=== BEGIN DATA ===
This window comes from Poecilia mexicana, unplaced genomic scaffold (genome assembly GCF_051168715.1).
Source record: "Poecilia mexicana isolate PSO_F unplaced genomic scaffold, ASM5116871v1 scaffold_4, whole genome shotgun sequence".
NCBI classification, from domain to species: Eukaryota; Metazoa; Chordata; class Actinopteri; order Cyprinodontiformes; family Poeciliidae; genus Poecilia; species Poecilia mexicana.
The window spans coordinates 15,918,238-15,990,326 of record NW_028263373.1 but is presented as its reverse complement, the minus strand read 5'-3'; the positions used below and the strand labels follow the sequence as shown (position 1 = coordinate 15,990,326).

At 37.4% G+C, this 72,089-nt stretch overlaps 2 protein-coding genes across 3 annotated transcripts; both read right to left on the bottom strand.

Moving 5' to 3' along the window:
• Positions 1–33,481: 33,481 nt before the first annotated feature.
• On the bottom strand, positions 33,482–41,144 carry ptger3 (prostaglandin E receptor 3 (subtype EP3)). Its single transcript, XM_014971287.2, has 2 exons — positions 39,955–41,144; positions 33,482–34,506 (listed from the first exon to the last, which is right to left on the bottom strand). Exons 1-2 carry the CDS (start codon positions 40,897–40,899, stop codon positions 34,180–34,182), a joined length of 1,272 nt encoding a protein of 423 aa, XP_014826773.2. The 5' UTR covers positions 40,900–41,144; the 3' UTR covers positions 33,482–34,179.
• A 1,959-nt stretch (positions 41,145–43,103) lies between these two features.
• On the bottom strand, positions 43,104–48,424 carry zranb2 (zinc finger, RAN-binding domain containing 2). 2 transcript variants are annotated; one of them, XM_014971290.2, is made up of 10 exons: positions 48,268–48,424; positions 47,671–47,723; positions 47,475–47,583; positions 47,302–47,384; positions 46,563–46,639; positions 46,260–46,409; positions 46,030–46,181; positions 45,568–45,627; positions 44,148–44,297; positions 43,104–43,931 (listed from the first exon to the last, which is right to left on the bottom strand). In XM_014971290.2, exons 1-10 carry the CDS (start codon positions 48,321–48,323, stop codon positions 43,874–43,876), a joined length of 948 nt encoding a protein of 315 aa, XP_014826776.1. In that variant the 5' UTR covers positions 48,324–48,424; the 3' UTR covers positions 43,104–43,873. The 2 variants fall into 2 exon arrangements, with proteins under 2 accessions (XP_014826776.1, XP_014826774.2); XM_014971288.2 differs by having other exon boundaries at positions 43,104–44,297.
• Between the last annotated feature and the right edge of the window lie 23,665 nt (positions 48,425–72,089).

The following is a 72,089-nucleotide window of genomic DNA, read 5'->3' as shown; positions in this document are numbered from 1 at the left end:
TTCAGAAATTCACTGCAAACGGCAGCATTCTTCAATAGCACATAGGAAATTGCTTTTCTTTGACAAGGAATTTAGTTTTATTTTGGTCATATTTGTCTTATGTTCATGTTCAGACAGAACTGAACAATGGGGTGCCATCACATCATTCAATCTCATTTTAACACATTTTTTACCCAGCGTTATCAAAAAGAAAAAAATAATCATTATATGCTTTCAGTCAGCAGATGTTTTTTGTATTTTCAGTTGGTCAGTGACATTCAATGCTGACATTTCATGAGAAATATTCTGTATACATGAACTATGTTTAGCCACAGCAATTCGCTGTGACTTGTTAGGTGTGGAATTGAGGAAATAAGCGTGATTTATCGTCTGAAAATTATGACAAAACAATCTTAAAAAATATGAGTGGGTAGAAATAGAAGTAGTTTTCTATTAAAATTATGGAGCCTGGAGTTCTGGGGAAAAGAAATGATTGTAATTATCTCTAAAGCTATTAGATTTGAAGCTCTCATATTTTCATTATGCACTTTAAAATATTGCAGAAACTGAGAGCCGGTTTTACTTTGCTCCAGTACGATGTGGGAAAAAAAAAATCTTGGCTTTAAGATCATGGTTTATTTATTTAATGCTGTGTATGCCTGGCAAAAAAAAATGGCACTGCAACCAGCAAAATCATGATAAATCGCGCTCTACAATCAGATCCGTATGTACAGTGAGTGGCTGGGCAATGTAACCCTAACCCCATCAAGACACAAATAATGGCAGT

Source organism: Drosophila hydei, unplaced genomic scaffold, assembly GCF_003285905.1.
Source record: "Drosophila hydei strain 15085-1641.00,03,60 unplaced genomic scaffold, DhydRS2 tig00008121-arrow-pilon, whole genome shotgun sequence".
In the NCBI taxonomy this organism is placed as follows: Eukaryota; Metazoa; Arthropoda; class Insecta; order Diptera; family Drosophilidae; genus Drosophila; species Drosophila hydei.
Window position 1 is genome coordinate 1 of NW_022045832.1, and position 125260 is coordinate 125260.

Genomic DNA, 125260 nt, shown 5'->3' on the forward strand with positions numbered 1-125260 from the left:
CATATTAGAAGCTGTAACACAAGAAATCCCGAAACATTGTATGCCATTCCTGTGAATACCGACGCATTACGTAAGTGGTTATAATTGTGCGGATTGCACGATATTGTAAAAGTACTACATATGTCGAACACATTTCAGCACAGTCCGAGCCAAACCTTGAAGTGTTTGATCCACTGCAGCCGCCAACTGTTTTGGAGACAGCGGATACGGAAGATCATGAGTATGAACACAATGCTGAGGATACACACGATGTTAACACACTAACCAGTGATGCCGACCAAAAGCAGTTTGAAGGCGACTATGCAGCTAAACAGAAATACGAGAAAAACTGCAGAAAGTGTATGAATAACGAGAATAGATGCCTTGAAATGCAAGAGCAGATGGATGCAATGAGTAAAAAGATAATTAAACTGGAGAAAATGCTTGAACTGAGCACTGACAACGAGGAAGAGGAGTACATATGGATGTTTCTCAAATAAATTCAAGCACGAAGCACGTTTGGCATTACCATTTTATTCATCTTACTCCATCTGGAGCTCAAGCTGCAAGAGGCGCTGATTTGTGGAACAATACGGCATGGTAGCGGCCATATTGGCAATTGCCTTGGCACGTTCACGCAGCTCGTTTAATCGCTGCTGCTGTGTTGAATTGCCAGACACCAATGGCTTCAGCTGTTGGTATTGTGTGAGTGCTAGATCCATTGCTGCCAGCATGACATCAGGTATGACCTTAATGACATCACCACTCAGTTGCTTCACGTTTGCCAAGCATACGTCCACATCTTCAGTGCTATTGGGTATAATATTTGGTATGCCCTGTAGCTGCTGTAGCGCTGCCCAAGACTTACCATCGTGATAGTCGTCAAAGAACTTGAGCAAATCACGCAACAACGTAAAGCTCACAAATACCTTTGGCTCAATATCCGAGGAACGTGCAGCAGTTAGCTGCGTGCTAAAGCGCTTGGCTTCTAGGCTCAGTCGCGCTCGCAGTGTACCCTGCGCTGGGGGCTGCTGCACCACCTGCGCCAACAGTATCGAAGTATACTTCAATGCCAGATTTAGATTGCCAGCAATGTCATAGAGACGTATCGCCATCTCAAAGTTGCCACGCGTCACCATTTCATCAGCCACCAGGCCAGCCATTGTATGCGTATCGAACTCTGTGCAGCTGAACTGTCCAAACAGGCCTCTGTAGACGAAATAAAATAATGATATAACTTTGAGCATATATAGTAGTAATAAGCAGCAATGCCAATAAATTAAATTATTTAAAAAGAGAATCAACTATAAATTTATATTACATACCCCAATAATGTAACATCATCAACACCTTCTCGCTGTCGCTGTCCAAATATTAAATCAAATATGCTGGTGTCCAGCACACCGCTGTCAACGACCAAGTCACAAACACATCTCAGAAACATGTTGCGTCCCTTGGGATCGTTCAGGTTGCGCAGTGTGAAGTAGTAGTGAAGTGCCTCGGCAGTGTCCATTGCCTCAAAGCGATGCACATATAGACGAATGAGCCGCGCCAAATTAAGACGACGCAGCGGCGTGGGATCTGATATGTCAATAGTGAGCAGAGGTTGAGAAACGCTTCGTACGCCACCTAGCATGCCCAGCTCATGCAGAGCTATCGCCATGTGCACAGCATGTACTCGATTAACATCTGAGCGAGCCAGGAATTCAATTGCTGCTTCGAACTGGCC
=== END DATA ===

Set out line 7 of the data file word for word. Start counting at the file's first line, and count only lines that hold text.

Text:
• Positions 1–33,481: 33,481 nt before the first annotated feature.